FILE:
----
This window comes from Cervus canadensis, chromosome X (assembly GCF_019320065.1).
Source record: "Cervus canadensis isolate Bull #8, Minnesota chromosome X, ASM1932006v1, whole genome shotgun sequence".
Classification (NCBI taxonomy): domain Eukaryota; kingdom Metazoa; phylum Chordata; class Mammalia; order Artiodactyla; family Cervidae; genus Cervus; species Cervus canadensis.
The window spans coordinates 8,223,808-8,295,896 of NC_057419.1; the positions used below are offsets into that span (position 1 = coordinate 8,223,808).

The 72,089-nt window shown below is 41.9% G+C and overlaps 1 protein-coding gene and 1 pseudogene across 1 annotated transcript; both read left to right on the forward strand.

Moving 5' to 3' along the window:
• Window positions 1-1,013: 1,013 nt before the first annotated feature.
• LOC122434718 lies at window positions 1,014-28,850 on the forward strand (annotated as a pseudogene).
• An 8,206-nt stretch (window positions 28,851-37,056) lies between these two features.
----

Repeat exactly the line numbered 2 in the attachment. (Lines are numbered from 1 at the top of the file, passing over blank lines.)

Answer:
Source record: "Cervus canadensis isolate Bull #8, Minnesota chromosome X, ASM1932006v1, whole genome shotgun sequence".